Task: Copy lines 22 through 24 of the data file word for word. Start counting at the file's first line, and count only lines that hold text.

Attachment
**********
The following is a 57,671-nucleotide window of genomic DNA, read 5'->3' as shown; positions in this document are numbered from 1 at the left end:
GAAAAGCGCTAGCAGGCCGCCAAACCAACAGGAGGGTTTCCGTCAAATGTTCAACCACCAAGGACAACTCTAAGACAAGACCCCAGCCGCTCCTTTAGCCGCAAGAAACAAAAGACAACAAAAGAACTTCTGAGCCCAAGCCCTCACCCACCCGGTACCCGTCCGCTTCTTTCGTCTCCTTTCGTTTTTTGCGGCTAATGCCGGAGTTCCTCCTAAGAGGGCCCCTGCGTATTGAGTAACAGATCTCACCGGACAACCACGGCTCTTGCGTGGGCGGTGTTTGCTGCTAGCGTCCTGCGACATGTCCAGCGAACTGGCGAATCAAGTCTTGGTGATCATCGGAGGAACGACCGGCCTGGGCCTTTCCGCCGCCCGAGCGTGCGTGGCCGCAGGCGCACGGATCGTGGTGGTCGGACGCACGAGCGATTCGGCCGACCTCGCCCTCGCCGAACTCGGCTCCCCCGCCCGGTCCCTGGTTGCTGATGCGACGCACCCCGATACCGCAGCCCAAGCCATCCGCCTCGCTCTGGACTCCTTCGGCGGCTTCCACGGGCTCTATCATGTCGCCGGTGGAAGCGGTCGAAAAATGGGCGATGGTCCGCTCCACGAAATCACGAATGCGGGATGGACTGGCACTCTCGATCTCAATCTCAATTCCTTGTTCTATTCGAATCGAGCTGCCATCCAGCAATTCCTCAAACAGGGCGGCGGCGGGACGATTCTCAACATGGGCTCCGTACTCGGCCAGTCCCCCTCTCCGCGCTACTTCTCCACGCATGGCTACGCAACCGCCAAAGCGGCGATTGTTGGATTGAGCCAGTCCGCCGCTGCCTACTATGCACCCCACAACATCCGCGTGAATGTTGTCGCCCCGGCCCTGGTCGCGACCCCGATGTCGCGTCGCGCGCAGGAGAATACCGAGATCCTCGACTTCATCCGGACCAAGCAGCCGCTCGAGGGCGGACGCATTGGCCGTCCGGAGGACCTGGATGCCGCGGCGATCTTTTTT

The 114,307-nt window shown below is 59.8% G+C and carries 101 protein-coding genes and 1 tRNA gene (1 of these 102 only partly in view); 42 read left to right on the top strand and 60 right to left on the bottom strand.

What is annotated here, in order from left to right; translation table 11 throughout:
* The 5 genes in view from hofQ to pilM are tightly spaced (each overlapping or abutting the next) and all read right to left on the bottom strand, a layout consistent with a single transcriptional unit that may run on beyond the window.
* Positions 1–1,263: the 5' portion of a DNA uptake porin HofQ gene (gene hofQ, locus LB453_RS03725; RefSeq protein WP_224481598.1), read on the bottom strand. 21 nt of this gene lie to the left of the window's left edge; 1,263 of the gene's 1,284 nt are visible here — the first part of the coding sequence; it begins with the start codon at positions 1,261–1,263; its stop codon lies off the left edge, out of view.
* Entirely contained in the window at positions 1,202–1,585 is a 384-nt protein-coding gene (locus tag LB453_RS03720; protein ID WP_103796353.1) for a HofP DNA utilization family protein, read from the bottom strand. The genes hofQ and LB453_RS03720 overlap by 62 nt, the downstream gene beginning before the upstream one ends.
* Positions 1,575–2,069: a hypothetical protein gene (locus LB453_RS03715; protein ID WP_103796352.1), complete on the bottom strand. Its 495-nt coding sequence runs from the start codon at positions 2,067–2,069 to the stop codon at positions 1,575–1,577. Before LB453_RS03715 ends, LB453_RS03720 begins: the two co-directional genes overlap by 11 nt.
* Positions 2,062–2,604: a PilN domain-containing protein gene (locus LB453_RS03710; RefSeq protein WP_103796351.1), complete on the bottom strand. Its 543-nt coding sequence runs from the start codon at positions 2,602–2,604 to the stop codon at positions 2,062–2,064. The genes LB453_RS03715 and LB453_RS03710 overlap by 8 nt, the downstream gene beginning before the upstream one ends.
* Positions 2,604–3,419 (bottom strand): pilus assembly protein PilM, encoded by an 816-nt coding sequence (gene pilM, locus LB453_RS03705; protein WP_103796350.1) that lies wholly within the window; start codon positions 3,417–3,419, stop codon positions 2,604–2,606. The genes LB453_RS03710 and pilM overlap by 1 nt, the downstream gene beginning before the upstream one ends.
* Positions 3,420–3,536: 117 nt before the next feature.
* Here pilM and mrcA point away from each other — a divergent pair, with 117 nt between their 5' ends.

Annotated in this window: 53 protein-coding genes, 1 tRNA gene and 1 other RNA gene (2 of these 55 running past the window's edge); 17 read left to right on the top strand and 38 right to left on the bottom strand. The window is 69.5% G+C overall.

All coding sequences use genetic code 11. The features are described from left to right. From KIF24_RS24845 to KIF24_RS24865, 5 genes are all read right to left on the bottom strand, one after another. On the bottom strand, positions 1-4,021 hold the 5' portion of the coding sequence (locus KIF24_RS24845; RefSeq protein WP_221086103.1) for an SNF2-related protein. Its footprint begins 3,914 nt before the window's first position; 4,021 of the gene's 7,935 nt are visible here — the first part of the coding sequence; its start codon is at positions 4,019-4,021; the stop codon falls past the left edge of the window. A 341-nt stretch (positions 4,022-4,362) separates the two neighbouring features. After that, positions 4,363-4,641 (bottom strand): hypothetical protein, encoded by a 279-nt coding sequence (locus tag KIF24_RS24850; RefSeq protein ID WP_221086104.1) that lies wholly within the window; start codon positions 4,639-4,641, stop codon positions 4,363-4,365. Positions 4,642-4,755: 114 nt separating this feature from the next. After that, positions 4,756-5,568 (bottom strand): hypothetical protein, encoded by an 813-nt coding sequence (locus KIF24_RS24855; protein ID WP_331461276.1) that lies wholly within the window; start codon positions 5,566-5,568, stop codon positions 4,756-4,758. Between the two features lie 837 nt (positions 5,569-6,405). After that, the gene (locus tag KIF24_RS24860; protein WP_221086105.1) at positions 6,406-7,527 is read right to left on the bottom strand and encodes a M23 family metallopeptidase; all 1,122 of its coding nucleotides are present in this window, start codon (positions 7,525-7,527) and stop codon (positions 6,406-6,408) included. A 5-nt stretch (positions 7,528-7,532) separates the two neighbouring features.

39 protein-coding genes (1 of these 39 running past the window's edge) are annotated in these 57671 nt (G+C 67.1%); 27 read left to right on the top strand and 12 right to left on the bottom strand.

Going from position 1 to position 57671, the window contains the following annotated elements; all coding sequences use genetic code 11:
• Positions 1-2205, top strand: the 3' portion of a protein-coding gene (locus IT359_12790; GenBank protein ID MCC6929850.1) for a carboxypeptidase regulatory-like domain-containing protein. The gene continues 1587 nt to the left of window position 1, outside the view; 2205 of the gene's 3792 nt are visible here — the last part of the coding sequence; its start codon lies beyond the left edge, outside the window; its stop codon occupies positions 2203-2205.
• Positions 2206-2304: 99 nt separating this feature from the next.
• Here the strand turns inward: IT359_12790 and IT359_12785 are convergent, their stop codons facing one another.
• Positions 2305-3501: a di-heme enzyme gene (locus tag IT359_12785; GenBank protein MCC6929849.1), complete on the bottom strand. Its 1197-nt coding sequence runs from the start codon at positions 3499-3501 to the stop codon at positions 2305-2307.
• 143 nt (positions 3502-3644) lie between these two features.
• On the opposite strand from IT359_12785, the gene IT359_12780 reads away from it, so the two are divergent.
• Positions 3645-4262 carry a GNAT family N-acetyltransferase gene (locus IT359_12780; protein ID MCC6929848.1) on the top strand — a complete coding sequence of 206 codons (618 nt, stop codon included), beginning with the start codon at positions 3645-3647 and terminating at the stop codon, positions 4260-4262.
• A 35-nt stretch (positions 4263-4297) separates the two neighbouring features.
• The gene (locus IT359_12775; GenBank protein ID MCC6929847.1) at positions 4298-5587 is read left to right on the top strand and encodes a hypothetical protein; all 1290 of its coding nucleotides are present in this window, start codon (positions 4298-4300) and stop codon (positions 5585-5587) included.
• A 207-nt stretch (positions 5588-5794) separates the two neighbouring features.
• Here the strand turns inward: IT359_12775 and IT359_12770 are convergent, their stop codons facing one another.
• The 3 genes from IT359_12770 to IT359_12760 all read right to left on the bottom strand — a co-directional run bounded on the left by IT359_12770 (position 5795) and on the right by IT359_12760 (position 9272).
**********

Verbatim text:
• On the opposite strand from IT359_12785, the gene IT359_12780 reads away from it, so the two are divergent.
• Positions 3645-4262 carry a GNAT family N-acetyltransferase gene (locus IT359_12780; protein ID MCC6929848.1) on the top strand — a complete coding sequence of 206 codons (618 nt, stop codon included), beginning with the start codon at positions 3645-3647 and terminating at the stop codon, positions 4260-4262.
• A 35-nt stretch (positions 4263-4297) separates the two neighbouring features.